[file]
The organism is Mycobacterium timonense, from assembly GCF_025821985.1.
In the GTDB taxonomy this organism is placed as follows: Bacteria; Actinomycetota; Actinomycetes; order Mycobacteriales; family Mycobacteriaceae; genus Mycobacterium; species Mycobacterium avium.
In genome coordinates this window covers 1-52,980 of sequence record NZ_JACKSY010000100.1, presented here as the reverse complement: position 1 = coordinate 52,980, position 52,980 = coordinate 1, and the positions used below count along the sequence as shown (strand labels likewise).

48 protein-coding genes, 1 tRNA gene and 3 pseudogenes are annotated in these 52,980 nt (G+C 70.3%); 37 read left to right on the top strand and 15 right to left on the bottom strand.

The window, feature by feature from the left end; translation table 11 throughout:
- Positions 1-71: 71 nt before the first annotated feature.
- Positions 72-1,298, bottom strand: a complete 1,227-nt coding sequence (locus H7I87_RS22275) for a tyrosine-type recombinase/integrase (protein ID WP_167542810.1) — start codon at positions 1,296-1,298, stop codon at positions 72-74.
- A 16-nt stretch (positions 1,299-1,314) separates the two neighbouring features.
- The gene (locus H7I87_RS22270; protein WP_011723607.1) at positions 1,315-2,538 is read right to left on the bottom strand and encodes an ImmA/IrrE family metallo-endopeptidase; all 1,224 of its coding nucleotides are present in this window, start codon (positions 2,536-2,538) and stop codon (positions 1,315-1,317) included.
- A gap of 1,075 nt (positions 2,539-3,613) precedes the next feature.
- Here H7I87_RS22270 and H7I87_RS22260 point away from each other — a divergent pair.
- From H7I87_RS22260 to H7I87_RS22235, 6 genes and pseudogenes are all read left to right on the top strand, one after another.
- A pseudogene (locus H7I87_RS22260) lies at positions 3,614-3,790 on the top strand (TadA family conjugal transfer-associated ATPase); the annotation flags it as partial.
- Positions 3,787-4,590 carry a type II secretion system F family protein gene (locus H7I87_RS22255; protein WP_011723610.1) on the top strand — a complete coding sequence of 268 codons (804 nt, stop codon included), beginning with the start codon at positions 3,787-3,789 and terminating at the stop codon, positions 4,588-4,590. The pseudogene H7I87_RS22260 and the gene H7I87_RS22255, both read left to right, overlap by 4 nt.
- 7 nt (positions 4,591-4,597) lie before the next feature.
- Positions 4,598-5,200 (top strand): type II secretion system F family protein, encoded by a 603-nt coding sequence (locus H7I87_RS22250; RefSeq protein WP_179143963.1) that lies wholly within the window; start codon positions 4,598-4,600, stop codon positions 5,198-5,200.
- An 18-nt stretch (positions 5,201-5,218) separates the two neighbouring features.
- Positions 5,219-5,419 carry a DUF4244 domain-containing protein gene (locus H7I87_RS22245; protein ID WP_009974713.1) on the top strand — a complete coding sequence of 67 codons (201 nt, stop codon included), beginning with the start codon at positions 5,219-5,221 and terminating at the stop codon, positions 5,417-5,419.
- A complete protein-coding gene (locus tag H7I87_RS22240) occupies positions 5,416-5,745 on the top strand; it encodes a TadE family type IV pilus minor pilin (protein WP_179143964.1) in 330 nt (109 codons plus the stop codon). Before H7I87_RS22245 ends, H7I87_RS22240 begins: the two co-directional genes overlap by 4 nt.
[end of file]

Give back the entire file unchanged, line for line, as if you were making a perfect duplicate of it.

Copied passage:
The organism is Mycobacterium timonense, from assembly GCF_025821985.1.
In the GTDB taxonomy this organism is placed as follows: Bacteria; Actinomycetota; Actinomycetes; order Mycobacteriales; family Mycobacteriaceae; genus Mycobacterium; species Mycobacterium avium.
In genome coordinates this window covers 1-52,980 of sequence record NZ_JACKSY010000100.1, presented here as the reverse complement: position 1 = coordinate 52,980, position 52,980 = coordinate 1, and the positions used below count along the sequence as shown (strand labels likewise).

48 protein-coding genes, 1 tRNA gene and 3 pseudogenes are annotated in these 52,980 nt (G+C 70.3%); 37 read left to right on the top strand and 15 right to left on the bottom strand.

The window, feature by feature from the left end; translation table 11 throughout:
- Positions 1-71: 71 nt before the first annotated feature.
- Positions 72-1,298, bottom strand: a complete 1,227-nt coding sequence (locus H7I87_RS22275) for a tyrosine-type recombinase/integrase (protein ID WP_167542810.1) — start codon at positions 1,296-1,298, stop codon at positions 72-74.
- A 16-nt stretch (positions 1,299-1,314) separates the two neighbouring features.
- The gene (locus H7I87_RS22270; protein WP_011723607.1) at positions 1,315-2,538 is read right to left on the bottom strand and encodes an ImmA/IrrE family metallo-endopeptidase; all 1,224 of its coding nucleotides are present in this window, start codon (positions 2,536-2,538) and stop codon (positions 1,315-1,317) included.
- A gap of 1,075 nt (positions 2,539-3,613) precedes the next feature.
- Here H7I87_RS22270 and H7I87_RS22260 point away from each other — a divergent pair.
- From H7I87_RS22260 to H7I87_RS22235, 6 genes and pseudogenes are all read left to right on the top strand, one after another.
- A pseudogene (locus H7I87_RS22260) lies at positions 3,614-3,790 on the top strand (TadA family conjugal transfer-associated ATPase); the annotation flags it as partial.
- Positions 3,787-4,590 carry a type II secretion system F family protein gene (locus H7I87_RS22255; protein WP_011723610.1) on the top strand — a complete coding sequence of 268 codons (804 nt, stop codon included), beginning with the start codon at positions 3,787-3,789 and terminating at the stop codon, positions 4,588-4,590. The pseudogene H7I87_RS22260 and the gene H7I87_RS22255, both read left to right, overlap by 4 nt.
- 7 nt (positions 4,591-4,597) lie before the next feature.
- Positions 4,598-5,200 (top strand): type II secretion system F family protein, encoded by a 603-nt coding sequence (locus H7I87_RS22250; RefSeq protein WP_179143963.1) that lies wholly within the window; start codon positions 4,598-4,600, stop codon positions 5,198-5,200.
- An 18-nt stretch (positions 5,201-5,218) separates the two neighbouring features.
- Positions 5,219-5,419 carry a DUF4244 domain-containing protein gene (locus H7I87_RS22245; protein ID WP_009974713.1) on the top strand — a complete coding sequence of 67 codons (201 nt, stop codon included), beginning with the start codon at positions 5,219-5,221 and terminating at the stop codon, positions 5,417-5,419.
- A complete protein-coding gene (locus tag H7I87_RS22240) occupies positions 5,416-5,745 on the top strand; it encodes a TadE family type IV pilus minor pilin (protein WP_179143964.1) in 330 nt (109 codons plus the stop codon). Before H7I87_RS22245 ends, H7I87_RS22240 begins: the two co-directional genes overlap by 4 nt.